"The heavier base will want to pull the weight around in your grip, and resisting the movement takes a serious bit of forearm and grip strength," Wilcock says.
McFarland goes one step further and suggests turning the kettlebell upside down for a bottoms-up press. Not only does this encourage proper pressing mechanics, it also trains unreal crush grip strength—even with relatively light weights.
Battle ropes are an excellent way to enhance power, core strength, and cardiovascular capacity. They're also incredibly good at improving grip strength, because you have to hold on tight to swing and control the ropes. And at least as far as battle ropes go, size matters.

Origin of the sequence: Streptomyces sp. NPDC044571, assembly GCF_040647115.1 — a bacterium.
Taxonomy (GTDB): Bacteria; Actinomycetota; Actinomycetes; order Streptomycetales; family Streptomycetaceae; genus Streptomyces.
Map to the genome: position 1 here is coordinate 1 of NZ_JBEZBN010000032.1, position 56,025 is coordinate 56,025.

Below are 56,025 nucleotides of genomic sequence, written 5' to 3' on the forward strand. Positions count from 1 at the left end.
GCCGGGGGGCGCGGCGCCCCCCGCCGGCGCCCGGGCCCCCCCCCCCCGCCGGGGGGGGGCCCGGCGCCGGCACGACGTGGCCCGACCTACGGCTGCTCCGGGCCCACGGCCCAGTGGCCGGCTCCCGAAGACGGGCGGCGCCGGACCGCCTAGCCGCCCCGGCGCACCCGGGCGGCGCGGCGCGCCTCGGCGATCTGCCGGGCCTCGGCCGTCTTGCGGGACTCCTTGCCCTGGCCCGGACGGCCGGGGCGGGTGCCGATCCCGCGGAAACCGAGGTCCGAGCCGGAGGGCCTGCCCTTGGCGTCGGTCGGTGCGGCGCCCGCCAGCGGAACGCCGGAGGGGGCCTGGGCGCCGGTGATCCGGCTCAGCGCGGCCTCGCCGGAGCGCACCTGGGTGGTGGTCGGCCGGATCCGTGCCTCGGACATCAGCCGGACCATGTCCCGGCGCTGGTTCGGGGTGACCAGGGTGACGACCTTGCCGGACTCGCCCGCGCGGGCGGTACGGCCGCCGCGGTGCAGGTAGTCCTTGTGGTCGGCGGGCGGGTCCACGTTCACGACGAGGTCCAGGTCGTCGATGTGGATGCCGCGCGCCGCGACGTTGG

"The thicker the rope, the harder it is to maintaining your grip," Wilcock says. "It's one of the best old-school training exercises for grip endurance."
Of course, you can't go wrong with quick, powerful battle rope waves. Wilcock says that done correctly, each wave physically tries to pull the rope forward, out of your hands.
Looking for an even greater grip—and back and biceps—challenge? Try heavy rope pulls. Simply tie a heavy weight to the far end of the rope, sit with your back to a wall, and pull the weight toward you using only your arms. The heavier the weight, the harder the exercise.
- Leong, D. P., Teo, K. K., Rangarajan, S., Lopez-Jaramillo, P., Avezum, A., Orlandini, A., ... & Rahman, O. (2015). Prognostic value of grip strength: findings from the Prospective Urban Rural Epidemiology (PURE) study. The Lancet, 386(9990), 266-273.